I’ve had several “journals” online and one that was short-lived but managed to capture in the two months I used it an interesting turning point in my life (at least looking back on it retrospectively) was the one I kept at Journalscape. On a whim, looking back through that small pile of posts tonight, I came across an entry I wrote about taking part in an online interview with A.S. Byatt that was open to the public to ask her questions at the time. Something she said in her interview that I find provocative and interesting now is this:
American editors speak of some imaginary person, The American Reader, who will not understand things. I have formed the view that they are speaking of somebody who would never buy books anyway. America is full of readers of all different sorts who love books in many different ways, and I keep meeting them. And I think editors should look after them, and make less effort to please people who don’t actually like books.
I think there’s truth in this, but I don’t think it’s just America. I know of books that don’t get printed in England because the editors don’t think the readers in England will be interested enough in this subject or that subject, or whether or not the writer is English, etc. But I do think the comment is in a spirit of truth essentially. I sometimes think corporate capitalism manifests itself in different ways depending on the industry, and in the publishing industry I think it tends to make up a largely arbitrary template of “what sells” then creates a sort of totalitarian fiction that this is the “only thing that sells” and sets many editors and publishers on a sort of search for the Holy Grail of that template, which leads to a sort of tunnel vision that excludes a lot of books with amazing potential that don’t fit the template at all, mostly because they would require a completely different sort of approach to marketing, and this is probably considered “inefficient”.
But these are my intuitive thoughts on this subject and could be completely wrong.
Hmm. That publisher’s timidity is one side of it, I guess, but I think there’s also an authorial timidity that says I’m not going to try to reach The American Or English Reader; I’m happy writing to my highly specialized core audience, even if that means alienating a lot of people who might very well be into what I’m doing if I gave them a chance.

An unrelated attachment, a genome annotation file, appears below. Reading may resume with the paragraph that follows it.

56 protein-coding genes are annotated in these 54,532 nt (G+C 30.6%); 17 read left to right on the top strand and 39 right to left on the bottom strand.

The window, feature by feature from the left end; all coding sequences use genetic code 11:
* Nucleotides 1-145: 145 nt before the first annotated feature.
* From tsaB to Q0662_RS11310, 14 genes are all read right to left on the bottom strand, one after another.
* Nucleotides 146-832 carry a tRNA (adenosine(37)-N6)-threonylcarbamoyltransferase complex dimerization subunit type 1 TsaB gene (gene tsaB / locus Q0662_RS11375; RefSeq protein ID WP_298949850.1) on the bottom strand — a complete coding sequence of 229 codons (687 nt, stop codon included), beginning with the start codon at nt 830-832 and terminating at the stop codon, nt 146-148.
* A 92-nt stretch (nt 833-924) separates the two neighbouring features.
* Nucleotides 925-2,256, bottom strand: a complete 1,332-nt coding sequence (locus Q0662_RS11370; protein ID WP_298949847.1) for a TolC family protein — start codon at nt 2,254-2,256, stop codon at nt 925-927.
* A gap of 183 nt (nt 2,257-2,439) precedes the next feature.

Where does that timidity on the author’s part come from though? I think if it’s there, it’s largely probably rooted in fear that a publisher won’t buy it if they don’t write a certain kind of book more than in encozening themselves with a niche audience that would probably buy whatever they wrote if they’re in the author’s particular niche audience anyway. I could be dead wrong, but it doesn’t sound logical. Maybe I’m not the best person to wrestle with the idea that authors, without the fear of not selling a book to a publisher due to an awareness of “what sells” and “what doesn’t”, would be so timid. I’ve blissfully ignored the idea of “audience”, the sort that I think publishers think about at least, from the beginning, mostly out of ignorance on my own part. I’ve always been my own audience, I’ve always written to please myself, and I’ve always assumed I’m not so wildly different from the average reader because I don’t find myself to be special in any particular way, so I always figured there would be readers who would want to read what I’d want to read, which is what I’m writing. But slowly and surely I did get an idea from others that there is a kind of book that sells and a kind that doesn’t, and this was news to me (a long time ago, that is) because probably I am just an eclectic reader and maybe most readers aren’t? That’s the only thing I was able to come up with to explain why a bunch of different kinds of books weren’t “sellers” but a few different types are. I guess I’m more inclined to think as Byatt does.